Viewing posts tagged hannibal

The Proverbs of Hell 5/39: Coquilles

COQUILLES: Coquilles are shells, referring either to shellfish like oysters or to casseroles served in a shell-shaped dish. The poetic meaning would involve something about how people are just shells for the higher angelic spirit within. The crass (and likely intended) meaning is a visual pun based on what happens when you flay wings off of someone’s back.

POLICE OFFICER: Do you have a history of sleepwalking, Mr. Graham?

WILL GRAHAM: I’m not even sure I’m awake now.

The best interpretation of this line, of course, is that even Will has noticed the weird way in which the sky moves at the wrong speed and fucking stags keep showing up, and has come to realize he lives his life in a strange and murderous dreamscape. Either way, though, he’s right.

HANNIBAL: I’d argue good old-fashioned post traumatic stress. Jack Crawford has gotten your hands very dirty.

WILL GRAHAM: Wasn’t forced back into the field.

HANNIBAL: I wouldn’t say forced. Manipulated would be the word I’d choose.

Manipulation is a vital yet inchoate topic in Hannibal, and this line sets up much, both about the next episode and about Jack. Later in the episode, as Jack tells Will that he’d feel guilty ...

The Proverbs of Hell 4/39: Œuf

ŒEUF: One of the least nuanced titles (and indeed episodes) of the show, œuf simply means eggs, a straightforward reference to the episode’s themes of family and parentage.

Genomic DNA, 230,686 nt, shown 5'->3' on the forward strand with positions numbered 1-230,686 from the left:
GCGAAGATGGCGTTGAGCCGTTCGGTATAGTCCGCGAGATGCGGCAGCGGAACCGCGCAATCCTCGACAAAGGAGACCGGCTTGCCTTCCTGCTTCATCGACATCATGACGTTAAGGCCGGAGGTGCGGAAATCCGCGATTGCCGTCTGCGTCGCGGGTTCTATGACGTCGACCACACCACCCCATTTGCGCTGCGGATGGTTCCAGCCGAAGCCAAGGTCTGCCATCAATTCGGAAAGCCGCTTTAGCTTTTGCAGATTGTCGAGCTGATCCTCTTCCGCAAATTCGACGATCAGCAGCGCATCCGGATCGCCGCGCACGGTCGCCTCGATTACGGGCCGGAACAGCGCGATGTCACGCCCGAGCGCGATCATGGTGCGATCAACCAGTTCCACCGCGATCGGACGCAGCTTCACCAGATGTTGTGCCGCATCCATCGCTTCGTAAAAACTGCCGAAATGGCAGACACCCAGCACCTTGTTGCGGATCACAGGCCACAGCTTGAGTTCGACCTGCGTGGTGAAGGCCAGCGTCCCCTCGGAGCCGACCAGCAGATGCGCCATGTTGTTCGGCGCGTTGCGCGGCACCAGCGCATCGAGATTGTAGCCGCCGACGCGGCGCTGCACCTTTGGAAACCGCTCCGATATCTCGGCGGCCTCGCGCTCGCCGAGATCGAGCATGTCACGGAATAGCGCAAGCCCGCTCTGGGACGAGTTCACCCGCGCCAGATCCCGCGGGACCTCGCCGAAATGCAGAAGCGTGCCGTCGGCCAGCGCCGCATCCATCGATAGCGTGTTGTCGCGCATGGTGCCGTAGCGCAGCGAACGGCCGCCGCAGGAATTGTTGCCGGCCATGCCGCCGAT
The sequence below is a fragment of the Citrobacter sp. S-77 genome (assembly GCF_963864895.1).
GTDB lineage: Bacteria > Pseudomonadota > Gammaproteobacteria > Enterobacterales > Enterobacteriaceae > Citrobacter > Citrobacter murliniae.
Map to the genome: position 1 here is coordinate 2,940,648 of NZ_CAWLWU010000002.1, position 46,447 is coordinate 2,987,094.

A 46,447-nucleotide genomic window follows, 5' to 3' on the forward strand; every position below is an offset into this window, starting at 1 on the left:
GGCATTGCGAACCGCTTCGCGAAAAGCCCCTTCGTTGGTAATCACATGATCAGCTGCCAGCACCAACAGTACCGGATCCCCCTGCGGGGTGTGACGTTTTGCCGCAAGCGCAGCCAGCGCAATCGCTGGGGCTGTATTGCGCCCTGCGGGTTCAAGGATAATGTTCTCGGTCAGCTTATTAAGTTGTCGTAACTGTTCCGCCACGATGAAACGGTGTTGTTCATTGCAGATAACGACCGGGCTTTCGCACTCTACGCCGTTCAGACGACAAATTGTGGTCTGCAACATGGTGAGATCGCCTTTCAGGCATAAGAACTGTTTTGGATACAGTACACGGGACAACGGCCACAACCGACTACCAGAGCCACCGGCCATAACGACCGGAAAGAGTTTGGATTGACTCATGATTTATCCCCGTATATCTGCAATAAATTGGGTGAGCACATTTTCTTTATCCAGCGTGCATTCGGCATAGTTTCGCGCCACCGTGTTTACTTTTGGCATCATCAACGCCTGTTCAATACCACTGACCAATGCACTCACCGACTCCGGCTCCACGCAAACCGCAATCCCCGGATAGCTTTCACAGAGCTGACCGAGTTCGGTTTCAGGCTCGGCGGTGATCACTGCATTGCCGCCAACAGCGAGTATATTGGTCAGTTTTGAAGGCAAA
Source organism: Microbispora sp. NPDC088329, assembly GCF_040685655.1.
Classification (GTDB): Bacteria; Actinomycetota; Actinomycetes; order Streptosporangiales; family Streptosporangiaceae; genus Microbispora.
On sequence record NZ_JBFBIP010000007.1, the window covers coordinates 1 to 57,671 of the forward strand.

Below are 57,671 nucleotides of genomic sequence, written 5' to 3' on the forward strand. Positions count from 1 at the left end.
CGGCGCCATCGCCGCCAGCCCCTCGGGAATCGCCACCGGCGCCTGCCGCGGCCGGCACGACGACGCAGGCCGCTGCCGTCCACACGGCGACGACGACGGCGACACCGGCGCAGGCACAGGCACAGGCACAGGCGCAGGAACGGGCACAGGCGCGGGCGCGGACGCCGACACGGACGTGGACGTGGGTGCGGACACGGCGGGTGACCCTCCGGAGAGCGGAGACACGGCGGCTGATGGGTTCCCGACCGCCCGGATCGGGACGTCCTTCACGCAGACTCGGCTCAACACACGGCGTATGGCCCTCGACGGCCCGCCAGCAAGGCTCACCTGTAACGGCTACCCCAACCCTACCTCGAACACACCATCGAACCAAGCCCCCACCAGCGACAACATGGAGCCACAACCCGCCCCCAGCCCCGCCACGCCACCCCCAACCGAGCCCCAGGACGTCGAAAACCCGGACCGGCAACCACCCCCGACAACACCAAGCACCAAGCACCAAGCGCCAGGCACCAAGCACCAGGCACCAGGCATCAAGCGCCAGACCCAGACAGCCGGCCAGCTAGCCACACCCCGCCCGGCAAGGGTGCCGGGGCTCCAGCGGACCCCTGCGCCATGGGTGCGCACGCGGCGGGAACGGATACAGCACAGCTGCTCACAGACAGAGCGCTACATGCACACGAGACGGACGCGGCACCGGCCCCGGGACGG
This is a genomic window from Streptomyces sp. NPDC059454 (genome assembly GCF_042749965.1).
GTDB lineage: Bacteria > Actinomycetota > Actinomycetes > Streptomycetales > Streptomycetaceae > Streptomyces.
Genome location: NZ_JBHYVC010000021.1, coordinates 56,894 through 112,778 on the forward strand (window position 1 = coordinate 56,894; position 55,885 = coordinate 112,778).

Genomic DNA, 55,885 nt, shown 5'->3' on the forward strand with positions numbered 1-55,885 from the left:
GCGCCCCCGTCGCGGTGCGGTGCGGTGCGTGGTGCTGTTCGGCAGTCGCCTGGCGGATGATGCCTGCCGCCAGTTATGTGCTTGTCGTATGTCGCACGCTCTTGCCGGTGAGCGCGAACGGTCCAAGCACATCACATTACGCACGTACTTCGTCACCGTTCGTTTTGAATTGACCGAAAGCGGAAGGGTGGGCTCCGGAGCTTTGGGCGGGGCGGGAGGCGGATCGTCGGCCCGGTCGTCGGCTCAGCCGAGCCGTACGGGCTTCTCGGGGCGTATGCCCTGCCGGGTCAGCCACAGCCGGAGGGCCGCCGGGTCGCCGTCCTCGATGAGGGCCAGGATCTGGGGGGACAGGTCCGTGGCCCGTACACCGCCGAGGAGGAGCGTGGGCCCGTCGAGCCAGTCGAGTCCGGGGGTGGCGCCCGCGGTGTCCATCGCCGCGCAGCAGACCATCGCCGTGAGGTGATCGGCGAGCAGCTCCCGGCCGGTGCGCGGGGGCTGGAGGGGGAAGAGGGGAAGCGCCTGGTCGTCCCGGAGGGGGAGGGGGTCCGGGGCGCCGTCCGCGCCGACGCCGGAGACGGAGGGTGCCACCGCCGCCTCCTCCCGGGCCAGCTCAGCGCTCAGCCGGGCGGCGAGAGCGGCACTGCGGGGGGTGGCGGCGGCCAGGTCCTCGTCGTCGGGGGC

WILL GRAHAM: Sometimes at night, I leave the lights on in my little house and walk across the flat fields. When I look back from a distance, the house is like a boat at sea. It’s really the only time I feel safe.

One of the more curious interpolations of Harris’s original novels, this comes from his 2000 introduction to Red Dragon in which he describes the circumstances of writing it, working in a small shotgun house in a cotton field while taking care of family in Mississippi. Fuller’s addition (this scene having been imported from the previous episode, where it originally preceded Hannibal and Abigail’s end-of-episode encounter) is that Will feels safe when he does this. This is curious - the security and isolation of his house as a boat in the sea coming only when he is outside of the boat, lost in the darkness of the vast sea. This suggests that safety, for Will, is a sort of dissociative state, only attainable when he is outside of himself.

WILL GRAHAM ...

The Proverbs of Hell 3/39: Potage

POTAGE: A thick soup, and a rather striking shift in the heartiness of courses that would probably destabilize a meal coming before egg and oyster courses. In this case, it flags the fact that this is an episode concerned entirely with the larger arc as opposed to with a killer-of-the-week.

WILL GRAHAM: I like you as a buffer. I also like the way you rattle Jack. He respects you too much to yell at you no matter how much he wants to.

ALANA BLOOM: And I take advantage of that.